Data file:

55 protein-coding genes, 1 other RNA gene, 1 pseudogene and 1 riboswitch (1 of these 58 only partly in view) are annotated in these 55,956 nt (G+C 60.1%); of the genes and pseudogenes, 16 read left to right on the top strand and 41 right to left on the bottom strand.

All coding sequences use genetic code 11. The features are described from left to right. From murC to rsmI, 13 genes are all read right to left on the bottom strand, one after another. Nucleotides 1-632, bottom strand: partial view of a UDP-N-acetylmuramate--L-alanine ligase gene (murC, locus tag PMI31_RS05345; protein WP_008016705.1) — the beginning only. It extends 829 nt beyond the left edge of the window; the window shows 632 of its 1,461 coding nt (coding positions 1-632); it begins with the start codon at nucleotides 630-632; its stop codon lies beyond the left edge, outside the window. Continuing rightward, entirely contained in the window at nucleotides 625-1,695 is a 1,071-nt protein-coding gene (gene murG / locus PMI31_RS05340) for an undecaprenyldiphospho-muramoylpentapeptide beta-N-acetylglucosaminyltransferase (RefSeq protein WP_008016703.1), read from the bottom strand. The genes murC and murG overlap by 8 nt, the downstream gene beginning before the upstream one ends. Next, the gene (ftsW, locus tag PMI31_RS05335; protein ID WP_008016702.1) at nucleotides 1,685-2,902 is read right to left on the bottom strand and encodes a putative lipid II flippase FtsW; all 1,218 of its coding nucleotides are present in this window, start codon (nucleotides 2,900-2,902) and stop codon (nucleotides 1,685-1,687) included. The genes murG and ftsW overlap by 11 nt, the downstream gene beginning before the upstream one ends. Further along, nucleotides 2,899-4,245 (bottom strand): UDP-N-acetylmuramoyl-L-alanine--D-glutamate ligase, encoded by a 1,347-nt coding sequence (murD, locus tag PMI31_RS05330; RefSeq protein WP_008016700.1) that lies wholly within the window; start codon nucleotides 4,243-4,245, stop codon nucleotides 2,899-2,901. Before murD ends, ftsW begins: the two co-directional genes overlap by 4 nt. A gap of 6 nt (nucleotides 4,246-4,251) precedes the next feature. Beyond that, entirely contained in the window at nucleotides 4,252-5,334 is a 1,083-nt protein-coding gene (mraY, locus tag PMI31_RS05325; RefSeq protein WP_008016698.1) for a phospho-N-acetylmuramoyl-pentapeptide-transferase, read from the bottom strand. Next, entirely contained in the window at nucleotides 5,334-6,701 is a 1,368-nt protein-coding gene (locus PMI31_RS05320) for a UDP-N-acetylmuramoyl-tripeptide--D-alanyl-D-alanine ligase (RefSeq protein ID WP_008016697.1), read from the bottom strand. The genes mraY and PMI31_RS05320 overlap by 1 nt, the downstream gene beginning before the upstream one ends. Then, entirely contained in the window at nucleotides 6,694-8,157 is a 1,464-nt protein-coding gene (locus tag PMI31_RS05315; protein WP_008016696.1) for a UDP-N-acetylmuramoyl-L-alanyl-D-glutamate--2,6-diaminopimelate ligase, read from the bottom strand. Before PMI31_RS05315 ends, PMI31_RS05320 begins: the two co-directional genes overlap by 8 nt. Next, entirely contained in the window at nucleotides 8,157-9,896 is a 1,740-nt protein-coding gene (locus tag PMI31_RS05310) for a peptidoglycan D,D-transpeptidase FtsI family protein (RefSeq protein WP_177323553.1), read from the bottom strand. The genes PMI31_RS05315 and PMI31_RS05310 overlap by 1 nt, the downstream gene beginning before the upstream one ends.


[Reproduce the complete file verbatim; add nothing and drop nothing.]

55 protein-coding genes, 1 other RNA gene, 1 pseudogene and 1 riboswitch (1 of these 58 only partly in view) are annotated in these 55,956 nt (G+C 60.1%); of the genes and pseudogenes, 16 read left to right on the top strand and 41 right to left on the bottom strand.

All coding sequences use genetic code 11. The features are described from left to right. From murC to rsmI, 13 genes are all read right to left on the bottom strand, one after another. Nucleotides 1-632, bottom strand: partial view of a UDP-N-acetylmuramate--L-alanine ligase gene (murC, locus tag PMI31_RS05345; protein WP_008016705.1) — the beginning only. It extends 829 nt beyond the left edge of the window; the window shows 632 of its 1,461 coding nt (coding positions 1-632); it begins with the start codon at nucleotides 630-632; its stop codon lies beyond the left edge, outside the window. Continuing rightward, entirely contained in the window at nucleotides 625-1,695 is a 1,071-nt protein-coding gene (gene murG / locus PMI31_RS05340) for an undecaprenyldiphospho-muramoylpentapeptide beta-N-acetylglucosaminyltransferase (RefSeq protein WP_008016703.1), read from the bottom strand. The genes murC and murG overlap by 8 nt, the downstream gene beginning before the upstream one ends. Next, the gene (ftsW, locus tag PMI31_RS05335; protein ID WP_008016702.1) at nucleotides 1,685-2,902 is read right to left on the bottom strand and encodes a putative lipid II flippase FtsW; all 1,218 of its coding nucleotides are present in this window, start codon (nucleotides 2,900-2,902) and stop codon (nucleotides 1,685-1,687) included. The genes murG and ftsW overlap by 11 nt, the downstream gene beginning before the upstream one ends. Further along, nucleotides 2,899-4,245 (bottom strand): UDP-N-acetylmuramoyl-L-alanine--D-glutamate ligase, encoded by a 1,347-nt coding sequence (murD, locus tag PMI31_RS05330; RefSeq protein WP_008016700.1) that lies wholly within the window; start codon nucleotides 4,243-4,245, stop codon nucleotides 2,899-2,901. Before murD ends, ftsW begins: the two co-directional genes overlap by 4 nt. A gap of 6 nt (nucleotides 4,246-4,251) precedes the next feature. Beyond that, entirely contained in the window at nucleotides 4,252-5,334 is a 1,083-nt protein-coding gene (mraY, locus tag PMI31_RS05325; RefSeq protein WP_008016698.1) for a phospho-N-acetylmuramoyl-pentapeptide-transferase, read from the bottom strand. Next, entirely contained in the window at nucleotides 5,334-6,701 is a 1,368-nt protein-coding gene (locus PMI31_RS05320) for a UDP-N-acetylmuramoyl-tripeptide--D-alanyl-D-alanine ligase (RefSeq protein ID WP_008016697.1), read from the bottom strand. The genes mraY and PMI31_RS05320 overlap by 1 nt, the downstream gene beginning before the upstream one ends. Then, entirely contained in the window at nucleotides 6,694-8,157 is a 1,464-nt protein-coding gene (locus tag PMI31_RS05315; protein WP_008016696.1) for a UDP-N-acetylmuramoyl-L-alanyl-D-glutamate--2,6-diaminopimelate ligase, read from the bottom strand. Before PMI31_RS05315 ends, PMI31_RS05320 begins: the two co-directional genes overlap by 8 nt. Next, entirely contained in the window at nucleotides 8,157-9,896 is a 1,740-nt protein-coding gene (locus tag PMI31_RS05310) for a peptidoglycan D,D-transpeptidase FtsI family protein (RefSeq protein WP_177323553.1), read from the bottom strand. The genes PMI31_RS05315 and PMI31_RS05310 overlap by 1 nt, the downstream gene beginning before the upstream one ends.